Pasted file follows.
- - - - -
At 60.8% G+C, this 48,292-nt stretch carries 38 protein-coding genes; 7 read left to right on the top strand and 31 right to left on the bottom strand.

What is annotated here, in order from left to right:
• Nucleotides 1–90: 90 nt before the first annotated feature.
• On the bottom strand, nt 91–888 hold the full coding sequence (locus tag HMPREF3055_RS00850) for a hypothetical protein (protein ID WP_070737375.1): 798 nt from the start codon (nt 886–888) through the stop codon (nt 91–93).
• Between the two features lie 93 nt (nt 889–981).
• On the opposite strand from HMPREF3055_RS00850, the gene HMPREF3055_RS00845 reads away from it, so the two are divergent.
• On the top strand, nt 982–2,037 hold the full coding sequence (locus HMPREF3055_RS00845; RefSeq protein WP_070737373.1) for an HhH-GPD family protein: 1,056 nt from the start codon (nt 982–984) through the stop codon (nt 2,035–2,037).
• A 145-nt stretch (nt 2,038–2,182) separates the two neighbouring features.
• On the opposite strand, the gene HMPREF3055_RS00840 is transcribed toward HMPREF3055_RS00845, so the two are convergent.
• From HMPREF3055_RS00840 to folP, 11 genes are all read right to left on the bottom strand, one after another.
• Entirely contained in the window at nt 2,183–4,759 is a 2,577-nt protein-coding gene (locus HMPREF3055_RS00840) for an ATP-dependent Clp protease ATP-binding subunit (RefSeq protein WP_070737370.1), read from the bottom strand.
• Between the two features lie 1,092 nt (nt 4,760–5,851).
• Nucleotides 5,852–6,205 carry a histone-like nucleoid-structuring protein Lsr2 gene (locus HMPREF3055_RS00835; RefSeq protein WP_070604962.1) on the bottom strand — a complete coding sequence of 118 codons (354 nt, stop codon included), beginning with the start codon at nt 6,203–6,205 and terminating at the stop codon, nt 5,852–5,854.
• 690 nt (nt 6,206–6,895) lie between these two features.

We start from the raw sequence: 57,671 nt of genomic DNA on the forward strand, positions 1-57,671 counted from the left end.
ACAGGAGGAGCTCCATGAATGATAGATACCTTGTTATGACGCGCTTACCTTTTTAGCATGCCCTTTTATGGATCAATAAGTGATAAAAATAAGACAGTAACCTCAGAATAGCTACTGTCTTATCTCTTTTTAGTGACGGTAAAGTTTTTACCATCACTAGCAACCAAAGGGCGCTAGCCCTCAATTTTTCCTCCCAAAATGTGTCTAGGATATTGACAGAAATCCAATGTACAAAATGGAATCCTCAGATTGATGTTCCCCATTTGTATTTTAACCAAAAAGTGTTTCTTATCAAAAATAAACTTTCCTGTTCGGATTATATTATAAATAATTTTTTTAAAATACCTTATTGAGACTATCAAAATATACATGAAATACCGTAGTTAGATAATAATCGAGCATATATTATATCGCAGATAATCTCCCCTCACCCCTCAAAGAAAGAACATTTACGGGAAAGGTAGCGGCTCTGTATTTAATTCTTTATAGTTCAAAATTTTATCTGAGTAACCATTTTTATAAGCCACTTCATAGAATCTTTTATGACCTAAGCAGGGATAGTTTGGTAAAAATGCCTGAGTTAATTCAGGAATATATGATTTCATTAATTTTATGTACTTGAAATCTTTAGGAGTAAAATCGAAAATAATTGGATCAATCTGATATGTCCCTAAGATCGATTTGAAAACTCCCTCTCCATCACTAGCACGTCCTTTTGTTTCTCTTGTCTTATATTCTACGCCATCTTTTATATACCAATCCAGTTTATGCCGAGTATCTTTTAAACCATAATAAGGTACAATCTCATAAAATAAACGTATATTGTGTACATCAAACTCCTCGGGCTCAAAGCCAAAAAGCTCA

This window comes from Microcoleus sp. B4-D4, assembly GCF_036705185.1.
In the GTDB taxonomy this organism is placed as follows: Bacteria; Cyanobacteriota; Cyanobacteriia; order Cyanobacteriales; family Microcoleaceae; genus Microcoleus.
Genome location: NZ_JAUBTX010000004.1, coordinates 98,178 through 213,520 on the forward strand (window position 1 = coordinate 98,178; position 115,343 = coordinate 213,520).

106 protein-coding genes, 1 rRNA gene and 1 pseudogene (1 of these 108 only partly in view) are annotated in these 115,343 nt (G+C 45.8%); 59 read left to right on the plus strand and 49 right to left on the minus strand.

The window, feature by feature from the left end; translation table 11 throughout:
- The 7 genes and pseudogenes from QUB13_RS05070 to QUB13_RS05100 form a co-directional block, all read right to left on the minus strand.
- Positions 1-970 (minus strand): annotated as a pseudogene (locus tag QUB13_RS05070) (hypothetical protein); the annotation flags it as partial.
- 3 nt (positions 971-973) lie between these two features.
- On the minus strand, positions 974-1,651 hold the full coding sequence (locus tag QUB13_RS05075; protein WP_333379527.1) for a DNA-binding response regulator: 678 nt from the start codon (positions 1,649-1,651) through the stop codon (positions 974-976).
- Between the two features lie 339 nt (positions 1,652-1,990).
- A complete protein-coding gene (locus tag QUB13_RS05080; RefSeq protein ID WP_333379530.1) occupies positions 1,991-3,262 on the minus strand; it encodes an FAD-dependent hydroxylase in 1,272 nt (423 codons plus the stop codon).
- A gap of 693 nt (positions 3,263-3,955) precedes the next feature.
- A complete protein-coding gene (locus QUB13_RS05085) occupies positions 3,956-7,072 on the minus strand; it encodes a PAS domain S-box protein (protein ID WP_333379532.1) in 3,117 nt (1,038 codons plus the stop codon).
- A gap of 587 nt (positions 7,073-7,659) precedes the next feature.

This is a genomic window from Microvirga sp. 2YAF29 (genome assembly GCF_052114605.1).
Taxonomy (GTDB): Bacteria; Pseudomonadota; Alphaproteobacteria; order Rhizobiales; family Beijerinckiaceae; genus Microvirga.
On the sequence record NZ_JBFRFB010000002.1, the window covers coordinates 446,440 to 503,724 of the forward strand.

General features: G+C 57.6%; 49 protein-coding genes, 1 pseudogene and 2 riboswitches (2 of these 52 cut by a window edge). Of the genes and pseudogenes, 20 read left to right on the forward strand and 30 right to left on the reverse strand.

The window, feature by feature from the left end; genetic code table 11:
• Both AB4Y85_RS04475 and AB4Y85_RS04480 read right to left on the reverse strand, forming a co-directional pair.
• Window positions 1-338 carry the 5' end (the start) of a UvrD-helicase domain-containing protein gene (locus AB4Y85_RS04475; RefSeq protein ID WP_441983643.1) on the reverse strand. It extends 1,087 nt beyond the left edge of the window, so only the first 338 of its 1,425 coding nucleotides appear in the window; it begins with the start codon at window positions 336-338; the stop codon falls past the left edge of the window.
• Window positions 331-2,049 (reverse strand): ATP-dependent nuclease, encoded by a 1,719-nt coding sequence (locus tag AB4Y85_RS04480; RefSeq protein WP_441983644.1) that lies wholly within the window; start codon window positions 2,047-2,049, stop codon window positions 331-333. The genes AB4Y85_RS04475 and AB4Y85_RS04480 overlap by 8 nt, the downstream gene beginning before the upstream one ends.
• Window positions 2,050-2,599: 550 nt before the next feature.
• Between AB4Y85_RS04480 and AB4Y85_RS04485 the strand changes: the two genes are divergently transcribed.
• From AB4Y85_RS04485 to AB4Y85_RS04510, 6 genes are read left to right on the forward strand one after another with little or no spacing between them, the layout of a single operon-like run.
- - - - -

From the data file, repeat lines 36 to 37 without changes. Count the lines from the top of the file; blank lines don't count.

• Both AB4Y85_RS04475 and AB4Y85_RS04480 read right to left on the reverse strand, forming a co-directional pair.
• Window positions 1-338 carry the 5' end (the start) of a UvrD-helicase domain-containing protein gene (locus AB4Y85_RS04475; RefSeq protein ID WP_441983643.1) on the reverse strand. It extends 1,087 nt beyond the left edge of the window, so only the first 338 of its 1,425 coding nucleotides appear in the window; it begins with the start codon at window positions 336-338; the stop codon falls past the left edge of the window.